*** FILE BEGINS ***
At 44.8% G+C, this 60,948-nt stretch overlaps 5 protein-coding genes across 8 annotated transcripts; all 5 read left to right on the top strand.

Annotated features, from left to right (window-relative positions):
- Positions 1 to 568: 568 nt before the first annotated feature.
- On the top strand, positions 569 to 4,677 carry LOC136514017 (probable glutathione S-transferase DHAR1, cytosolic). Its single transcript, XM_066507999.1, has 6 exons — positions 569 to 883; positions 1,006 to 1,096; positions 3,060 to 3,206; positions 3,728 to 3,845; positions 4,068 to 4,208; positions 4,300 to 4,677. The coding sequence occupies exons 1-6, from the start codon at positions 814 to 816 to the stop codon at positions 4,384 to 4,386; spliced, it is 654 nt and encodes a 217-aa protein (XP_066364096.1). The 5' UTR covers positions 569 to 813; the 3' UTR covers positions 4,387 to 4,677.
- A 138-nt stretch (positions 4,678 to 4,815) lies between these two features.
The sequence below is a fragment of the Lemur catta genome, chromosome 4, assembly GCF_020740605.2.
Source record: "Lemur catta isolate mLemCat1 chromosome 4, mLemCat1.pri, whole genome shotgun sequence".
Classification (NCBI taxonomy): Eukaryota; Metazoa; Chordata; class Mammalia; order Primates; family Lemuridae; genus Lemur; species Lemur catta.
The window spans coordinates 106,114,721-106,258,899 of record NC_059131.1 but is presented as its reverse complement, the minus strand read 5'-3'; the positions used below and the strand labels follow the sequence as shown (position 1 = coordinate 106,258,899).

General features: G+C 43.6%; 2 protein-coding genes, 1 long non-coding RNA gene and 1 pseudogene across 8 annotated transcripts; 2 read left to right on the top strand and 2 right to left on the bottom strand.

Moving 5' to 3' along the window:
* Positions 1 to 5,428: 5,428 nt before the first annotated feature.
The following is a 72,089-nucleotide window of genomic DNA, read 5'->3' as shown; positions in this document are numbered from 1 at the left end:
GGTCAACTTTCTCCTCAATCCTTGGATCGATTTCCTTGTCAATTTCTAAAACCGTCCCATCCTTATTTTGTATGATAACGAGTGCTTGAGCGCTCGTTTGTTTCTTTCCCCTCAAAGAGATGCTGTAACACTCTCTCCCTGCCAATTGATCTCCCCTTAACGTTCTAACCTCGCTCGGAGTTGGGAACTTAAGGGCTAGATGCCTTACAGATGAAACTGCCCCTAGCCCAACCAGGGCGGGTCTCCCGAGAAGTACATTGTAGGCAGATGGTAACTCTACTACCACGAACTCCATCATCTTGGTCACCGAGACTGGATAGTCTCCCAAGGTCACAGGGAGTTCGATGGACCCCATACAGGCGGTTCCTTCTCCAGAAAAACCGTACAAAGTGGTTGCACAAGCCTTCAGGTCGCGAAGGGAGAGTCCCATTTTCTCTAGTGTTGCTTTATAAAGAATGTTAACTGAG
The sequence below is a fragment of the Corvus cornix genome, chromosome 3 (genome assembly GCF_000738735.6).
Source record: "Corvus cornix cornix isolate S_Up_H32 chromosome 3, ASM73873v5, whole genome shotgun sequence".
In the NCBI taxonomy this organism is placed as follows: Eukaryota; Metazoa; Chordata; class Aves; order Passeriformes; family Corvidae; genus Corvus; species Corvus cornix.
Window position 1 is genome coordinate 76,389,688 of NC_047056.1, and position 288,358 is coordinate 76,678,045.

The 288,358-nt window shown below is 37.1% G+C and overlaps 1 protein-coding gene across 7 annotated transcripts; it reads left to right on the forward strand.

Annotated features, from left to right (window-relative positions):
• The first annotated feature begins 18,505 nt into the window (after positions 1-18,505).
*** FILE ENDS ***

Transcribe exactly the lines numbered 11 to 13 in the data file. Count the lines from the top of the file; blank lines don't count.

Moving 5' to 3' along the window:
* Positions 1 to 5,428: 5,428 nt before the first annotated feature.
The following is a 72,089-nucleotide window of genomic DNA, read 5'->3' as shown; positions in this document are numbered from 1 at the left end: